MathOverflow is a question and answer site for professional mathematicians. It's 100% free, no registration required.

Sign up
Here's how it works:
  1. Anybody can ask a question
  2. Anybody can answer
  3. The best answers are voted up and rise to the top

Dimension theory is quite a sophisticated topic (at least for me), it is fully settled in Shafarevich's book on the first 100 pages.

Shafarevich gives two nice applications of the theory. 1) A proof of Tzen's theorem 2) A proof of existence of a line on a cubic surface in $\mathbb P^3$.

Both applications are geometric statements. I would like to learn about some other applications that are easy to state. I am asking this partially because of an introductory course in algebraic geometry that I am teaching. I would like to give some motivation for developing the dimension theory.

share|cite|improve this question

It's hard to know where to start, since dimension theory is used everywhere. But here is another nice simple geometric application: Any smooth curve in projective space is isomorphic to a curve in $\mathbb{P}^3$. To prove this, start with a curve $C\subset\mathbb{P^n}$, with $n\ge 4$. Observe by computing dimensions that the set of secant and tangent lines won't sweep out of all of $\mathbb{P}^n$. So a general projection will map $C$ to an isomorphic curve in $\mathbb{P}^{n-1}$.

share|cite|improve this answer

Here is a cool idea which gets used a lot. Suppose that a connected algebraic group $G$ acts on a variety $X$. One can prove that the orbits are locally closed using Chevalley's theorem on constructible sets. Moreover, the boundary of an orbit must be a union of orbits. This implies that the orbits of minimal dimension are closed. The most important application of this is the following:

When a connected solvable group acts on a projective variety, there is at least one fixed point.

share|cite|improve this answer
Daniel, thank you for this answer. I am not quite sure though that I understand the phrase in grey. For example $\mathbb C^*$ is acting on an any elliptic curve over $\mathbb C$, and the action is without fixed points. – aglearner Feb 21 '14 at 20:46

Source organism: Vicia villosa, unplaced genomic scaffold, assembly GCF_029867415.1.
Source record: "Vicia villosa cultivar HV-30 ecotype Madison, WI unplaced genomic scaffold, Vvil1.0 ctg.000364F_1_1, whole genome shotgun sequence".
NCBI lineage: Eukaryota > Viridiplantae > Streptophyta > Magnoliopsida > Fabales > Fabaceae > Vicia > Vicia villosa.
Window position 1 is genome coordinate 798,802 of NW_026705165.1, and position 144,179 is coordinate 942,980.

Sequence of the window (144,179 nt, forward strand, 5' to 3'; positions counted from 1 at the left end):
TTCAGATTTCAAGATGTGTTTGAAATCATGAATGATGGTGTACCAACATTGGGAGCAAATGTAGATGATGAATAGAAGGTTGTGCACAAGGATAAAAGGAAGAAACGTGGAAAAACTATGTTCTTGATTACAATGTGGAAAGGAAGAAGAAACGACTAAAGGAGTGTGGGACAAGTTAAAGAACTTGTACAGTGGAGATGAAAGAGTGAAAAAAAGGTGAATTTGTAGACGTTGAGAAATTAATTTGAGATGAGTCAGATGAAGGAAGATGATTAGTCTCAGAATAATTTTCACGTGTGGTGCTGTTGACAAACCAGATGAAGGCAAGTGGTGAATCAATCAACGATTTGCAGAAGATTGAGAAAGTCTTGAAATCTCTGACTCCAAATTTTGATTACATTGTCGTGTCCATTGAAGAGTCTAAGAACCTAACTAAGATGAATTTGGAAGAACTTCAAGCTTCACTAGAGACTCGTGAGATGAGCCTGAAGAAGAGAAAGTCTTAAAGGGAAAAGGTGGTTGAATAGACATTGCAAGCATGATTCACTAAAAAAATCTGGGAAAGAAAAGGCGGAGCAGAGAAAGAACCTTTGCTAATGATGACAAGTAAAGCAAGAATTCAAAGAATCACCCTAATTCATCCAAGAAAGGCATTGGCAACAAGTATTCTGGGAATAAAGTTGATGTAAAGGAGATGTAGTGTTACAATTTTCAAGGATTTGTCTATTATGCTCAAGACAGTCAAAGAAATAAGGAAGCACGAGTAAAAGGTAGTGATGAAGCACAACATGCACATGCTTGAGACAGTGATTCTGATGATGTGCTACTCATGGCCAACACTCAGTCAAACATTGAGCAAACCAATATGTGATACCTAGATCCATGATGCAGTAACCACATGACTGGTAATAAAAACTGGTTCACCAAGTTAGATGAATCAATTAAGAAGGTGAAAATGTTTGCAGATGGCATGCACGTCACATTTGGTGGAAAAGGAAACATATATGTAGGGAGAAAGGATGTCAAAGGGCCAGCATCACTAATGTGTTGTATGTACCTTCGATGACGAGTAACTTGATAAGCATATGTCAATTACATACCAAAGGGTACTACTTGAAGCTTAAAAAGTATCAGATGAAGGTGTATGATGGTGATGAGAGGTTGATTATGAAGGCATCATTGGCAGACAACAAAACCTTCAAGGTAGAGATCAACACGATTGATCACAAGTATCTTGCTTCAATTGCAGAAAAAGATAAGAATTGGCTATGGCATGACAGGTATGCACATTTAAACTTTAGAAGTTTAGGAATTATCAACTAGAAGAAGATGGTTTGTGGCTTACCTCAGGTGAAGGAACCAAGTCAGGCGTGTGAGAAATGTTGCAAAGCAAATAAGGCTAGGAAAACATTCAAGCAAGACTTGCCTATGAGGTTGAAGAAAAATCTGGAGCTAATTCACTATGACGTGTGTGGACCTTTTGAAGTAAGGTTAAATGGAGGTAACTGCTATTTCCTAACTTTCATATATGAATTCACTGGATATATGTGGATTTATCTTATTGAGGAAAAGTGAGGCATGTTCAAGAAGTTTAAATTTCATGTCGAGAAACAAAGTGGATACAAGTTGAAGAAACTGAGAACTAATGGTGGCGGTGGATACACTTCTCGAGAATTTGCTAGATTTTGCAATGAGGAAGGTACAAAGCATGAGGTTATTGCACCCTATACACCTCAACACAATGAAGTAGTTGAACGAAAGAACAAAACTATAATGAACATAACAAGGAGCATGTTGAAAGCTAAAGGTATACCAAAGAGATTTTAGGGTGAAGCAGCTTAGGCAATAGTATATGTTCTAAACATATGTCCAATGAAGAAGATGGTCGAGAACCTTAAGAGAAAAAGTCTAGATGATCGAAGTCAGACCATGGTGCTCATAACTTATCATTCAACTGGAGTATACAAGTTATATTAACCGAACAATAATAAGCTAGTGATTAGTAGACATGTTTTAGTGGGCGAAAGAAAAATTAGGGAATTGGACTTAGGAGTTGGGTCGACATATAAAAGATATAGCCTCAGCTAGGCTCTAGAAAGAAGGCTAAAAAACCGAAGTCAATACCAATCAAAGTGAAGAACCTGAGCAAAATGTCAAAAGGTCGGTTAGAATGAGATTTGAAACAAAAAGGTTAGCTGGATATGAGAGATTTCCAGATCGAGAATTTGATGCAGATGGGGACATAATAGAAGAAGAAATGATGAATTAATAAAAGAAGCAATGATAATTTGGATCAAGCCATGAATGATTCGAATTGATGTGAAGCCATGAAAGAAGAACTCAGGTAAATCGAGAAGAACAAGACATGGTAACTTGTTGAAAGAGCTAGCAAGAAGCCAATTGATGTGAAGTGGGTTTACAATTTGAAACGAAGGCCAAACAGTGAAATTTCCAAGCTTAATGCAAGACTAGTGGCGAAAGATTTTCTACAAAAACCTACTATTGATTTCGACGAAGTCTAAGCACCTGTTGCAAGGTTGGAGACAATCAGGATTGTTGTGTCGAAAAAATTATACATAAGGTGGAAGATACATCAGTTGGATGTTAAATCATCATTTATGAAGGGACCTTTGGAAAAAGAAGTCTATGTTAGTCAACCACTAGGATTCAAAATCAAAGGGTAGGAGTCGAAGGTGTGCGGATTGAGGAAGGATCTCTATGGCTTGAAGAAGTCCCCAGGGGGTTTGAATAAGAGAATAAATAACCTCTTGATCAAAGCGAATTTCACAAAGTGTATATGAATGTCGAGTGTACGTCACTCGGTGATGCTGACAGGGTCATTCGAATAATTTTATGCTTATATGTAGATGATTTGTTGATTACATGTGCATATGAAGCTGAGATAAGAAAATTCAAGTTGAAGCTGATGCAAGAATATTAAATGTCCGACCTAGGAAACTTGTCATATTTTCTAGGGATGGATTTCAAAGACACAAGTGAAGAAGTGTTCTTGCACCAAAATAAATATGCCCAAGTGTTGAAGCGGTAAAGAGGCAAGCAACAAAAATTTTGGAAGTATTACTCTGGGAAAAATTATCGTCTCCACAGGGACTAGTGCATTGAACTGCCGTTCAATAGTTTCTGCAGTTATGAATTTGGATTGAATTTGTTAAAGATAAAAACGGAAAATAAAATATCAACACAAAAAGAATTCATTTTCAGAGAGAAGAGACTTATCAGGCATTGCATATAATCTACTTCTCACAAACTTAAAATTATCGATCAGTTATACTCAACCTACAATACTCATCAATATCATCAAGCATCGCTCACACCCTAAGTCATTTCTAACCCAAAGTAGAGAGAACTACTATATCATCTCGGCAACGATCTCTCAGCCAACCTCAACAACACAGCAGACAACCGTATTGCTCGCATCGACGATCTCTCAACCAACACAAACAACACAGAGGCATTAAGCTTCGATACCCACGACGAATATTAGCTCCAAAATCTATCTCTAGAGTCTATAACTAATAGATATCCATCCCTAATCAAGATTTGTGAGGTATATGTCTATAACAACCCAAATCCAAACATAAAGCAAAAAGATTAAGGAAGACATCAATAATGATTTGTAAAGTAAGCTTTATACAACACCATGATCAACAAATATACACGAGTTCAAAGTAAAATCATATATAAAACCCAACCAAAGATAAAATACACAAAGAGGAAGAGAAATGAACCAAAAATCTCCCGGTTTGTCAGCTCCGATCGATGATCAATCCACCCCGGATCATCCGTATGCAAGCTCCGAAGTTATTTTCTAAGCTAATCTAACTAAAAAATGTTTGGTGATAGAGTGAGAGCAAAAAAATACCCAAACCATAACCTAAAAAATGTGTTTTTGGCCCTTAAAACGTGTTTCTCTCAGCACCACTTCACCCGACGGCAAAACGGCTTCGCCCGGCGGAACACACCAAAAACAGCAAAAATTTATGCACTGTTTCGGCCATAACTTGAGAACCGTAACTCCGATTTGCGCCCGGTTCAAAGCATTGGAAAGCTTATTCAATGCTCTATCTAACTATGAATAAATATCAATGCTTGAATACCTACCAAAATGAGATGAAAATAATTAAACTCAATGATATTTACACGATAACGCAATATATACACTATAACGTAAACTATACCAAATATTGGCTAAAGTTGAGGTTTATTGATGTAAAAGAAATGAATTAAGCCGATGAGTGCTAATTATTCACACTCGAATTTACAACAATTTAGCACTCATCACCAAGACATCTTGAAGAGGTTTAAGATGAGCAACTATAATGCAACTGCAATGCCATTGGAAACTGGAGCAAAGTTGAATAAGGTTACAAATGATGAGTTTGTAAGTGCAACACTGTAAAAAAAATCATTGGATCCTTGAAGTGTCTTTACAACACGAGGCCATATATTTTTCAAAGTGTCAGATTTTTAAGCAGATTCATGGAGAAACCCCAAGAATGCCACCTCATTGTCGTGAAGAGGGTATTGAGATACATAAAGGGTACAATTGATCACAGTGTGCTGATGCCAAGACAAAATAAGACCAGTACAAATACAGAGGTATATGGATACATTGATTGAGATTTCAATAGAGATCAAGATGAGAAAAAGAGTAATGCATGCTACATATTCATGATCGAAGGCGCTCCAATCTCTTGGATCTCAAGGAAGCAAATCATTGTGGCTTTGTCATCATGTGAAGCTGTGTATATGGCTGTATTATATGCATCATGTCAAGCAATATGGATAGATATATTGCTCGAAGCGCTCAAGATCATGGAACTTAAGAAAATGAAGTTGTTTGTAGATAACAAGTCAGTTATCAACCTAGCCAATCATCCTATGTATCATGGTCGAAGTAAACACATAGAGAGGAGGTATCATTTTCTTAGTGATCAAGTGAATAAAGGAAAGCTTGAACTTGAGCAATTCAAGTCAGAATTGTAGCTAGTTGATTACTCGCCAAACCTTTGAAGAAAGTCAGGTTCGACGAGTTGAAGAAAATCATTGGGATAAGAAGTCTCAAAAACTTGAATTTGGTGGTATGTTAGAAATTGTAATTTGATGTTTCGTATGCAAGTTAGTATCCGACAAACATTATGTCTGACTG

@aglearner: no, $\mathbb C^*$ can't act on an elliptic curve, at least not through an algebraic action. Of course, identifying an elliptic curve $\mathbb C/(\mathbb Z+\tau\mathbb Z)$ with $\mathbb C^*/q^{\mathbb Z}$, for $q=e^{2\pi i\tau}$, one sees an obvious action of $\mathbb C^*$, but it is only holomorphic. – ACL Feb 21 '14 at 21:09
ACL, sure I had in mind the non-algebraic action. I can not yet grasp why dimension theory is doing the job in the algebraic case (while it fails in the analytic case)... – aglearner Feb 21 '14 at 21:14
More than dimension theory goes into the proof of the boxed result. The reason things break down for non algebraic actions is that stabilizers no longer need to be closed as illustrated by ACL – Daniel Barter Feb 21 '14 at 21:45
"Closed" meaning, in the Zariski topology. – Allen Knutson Feb 22 '14 at 17:27

This isn't a very direct answer, but one of the things I use all the time in algebraic geometry as opposed to non-algebraic is that if $X$ is dense in $Y$, then $\dim(Y\setminus X) < \dim X$. The topologist's sine curve is a counterexample to this in non-algebraic geometry.

share|cite|improve this answer

I've taught an introductory course recently and regarding students' reaction, Bertini was the best application ever.

share|cite|improve this answer

Most hypersurfaces in $\Bbb{P}^3$ of degree $d > 3$ have no lines! More precisely, there is an open dense subset of $\Bbb{P}^{\binom{d+3}{3} - 1}$ such that each point (or hypersurface) in here has no line. The proof is very cute: We set up an incidence correspondence $X \subseteq \Bbb{P}^{\binom{d+3}{3} - 1} \times \Bbb{G}(1,3) $ that makes precise the notion of a line in a hypersurface. One computes the dimension of $X$ and then shows for $d > 3$ the projection $X \to \Bbb{P}^{\binom{d+3}{3} - 1}$ cannot be dominant, proving the result! Of course in concluding the projection is not dominant we use the following result. Let $f : X \to Y$ be a dominant morphism of irreducible $k$-varieties. Then $\dim X \geq \dim Y$.

share|cite|improve this answer

Your Answer


By posting your answer, you agree to the privacy policy and terms of service.

Not the answer you're looking for? Browse other questions tagged or ask your own question.